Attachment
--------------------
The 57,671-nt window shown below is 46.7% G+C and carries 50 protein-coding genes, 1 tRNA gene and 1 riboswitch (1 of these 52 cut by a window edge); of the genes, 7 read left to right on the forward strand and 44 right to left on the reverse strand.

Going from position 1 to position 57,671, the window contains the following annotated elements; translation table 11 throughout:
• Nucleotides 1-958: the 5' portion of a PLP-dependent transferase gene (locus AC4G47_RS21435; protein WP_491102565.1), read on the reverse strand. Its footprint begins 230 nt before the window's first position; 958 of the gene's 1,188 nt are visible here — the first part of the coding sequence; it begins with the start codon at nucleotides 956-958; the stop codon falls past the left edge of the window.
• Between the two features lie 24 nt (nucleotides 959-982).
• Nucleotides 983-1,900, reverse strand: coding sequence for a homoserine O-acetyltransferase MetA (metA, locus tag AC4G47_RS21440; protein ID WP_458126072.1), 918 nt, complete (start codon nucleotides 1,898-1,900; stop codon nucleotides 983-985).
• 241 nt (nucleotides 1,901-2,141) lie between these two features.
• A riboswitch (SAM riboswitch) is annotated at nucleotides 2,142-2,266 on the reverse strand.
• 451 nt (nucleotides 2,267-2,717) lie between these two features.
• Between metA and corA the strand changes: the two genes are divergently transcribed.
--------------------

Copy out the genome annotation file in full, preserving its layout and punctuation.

The 57,671-nt window shown below is 46.7% G+C and carries 50 protein-coding genes, 1 tRNA gene and 1 riboswitch (1 of these 52 cut by a window edge); of the genes, 7 read left to right on the forward strand and 44 right to left on the reverse strand.

Going from position 1 to position 57,671, the window contains the following annotated elements; translation table 11 throughout:
• Nucleotides 1-958: the 5' portion of a PLP-dependent transferase gene (locus AC4G47_RS21435; protein WP_491102565.1), read on the reverse strand. Its footprint begins 230 nt before the window's first position; 958 of the gene's 1,188 nt are visible here — the first part of the coding sequence; it begins with the start codon at nucleotides 956-958; the stop codon falls past the left edge of the window.
• Between the two features lie 24 nt (nucleotides 959-982).
• Nucleotides 983-1,900, reverse strand: coding sequence for a homoserine O-acetyltransferase MetA (metA, locus tag AC4G47_RS21440; protein ID WP_458126072.1), 918 nt, complete (start codon nucleotides 1,898-1,900; stop codon nucleotides 983-985).
• 241 nt (nucleotides 1,901-2,141) lie between these two features.
• A riboswitch (SAM riboswitch) is annotated at nucleotides 2,142-2,266 on the reverse strand.
• 451 nt (nucleotides 2,267-2,717) lie between these two features.
• Between metA and corA the strand changes: the two genes are divergently transcribed.